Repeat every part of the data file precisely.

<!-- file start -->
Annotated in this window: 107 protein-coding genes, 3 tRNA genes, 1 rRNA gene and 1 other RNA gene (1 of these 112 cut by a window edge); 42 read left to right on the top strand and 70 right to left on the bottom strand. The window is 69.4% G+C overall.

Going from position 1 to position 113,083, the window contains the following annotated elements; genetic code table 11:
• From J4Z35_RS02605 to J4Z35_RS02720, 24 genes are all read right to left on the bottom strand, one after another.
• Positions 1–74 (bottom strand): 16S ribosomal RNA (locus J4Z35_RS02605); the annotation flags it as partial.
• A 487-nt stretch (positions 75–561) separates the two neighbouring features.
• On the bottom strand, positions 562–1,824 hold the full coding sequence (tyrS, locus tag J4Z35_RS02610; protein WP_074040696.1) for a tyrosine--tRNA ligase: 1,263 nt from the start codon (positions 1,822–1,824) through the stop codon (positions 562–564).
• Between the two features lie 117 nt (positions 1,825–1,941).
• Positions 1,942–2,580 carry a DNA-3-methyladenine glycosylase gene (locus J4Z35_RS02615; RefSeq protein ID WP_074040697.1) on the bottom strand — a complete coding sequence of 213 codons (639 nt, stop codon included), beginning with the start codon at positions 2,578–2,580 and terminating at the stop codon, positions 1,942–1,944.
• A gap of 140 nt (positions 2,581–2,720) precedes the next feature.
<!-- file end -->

Annotated in this window: 107 protein-coding genes, 3 tRNA genes, 1 rRNA gene and 1 other RNA gene (1 of these 112 cut by a window edge); 42 read left to right on the top strand and 70 right to left on the bottom strand. The window is 69.4% G+C overall.

Going from position 1 to position 113,083, the window contains the following annotated elements; genetic code table 11:
• From J4Z35_RS02605 to J4Z35_RS02720, 24 genes are all read right to left on the bottom strand, one after another.
• Positions 1–74 (bottom strand): 16S ribosomal RNA (locus J4Z35_RS02605); the annotation flags it as partial.
• A 487-nt stretch (positions 75–561) separates the two neighbouring features.
• On the bottom strand, positions 562–1,824 hold the full coding sequence (tyrS, locus tag J4Z35_RS02610; protein WP_074040696.1) for a tyrosine--tRNA ligase: 1,263 nt from the start codon (positions 1,822–1,824) through the stop codon (positions 562–564).
• Between the two features lie 117 nt (positions 1,825–1,941).
• Positions 1,942–2,580 carry a DNA-3-methyladenine glycosylase gene (locus J4Z35_RS02615; RefSeq protein ID WP_074040697.1) on the bottom strand — a complete coding sequence of 213 codons (639 nt, stop codon included), beginning with the start codon at positions 2,578–2,580 and terminating at the stop codon, positions 1,942–1,944.
• A gap of 140 nt (positions 2,581–2,720) precedes the next feature.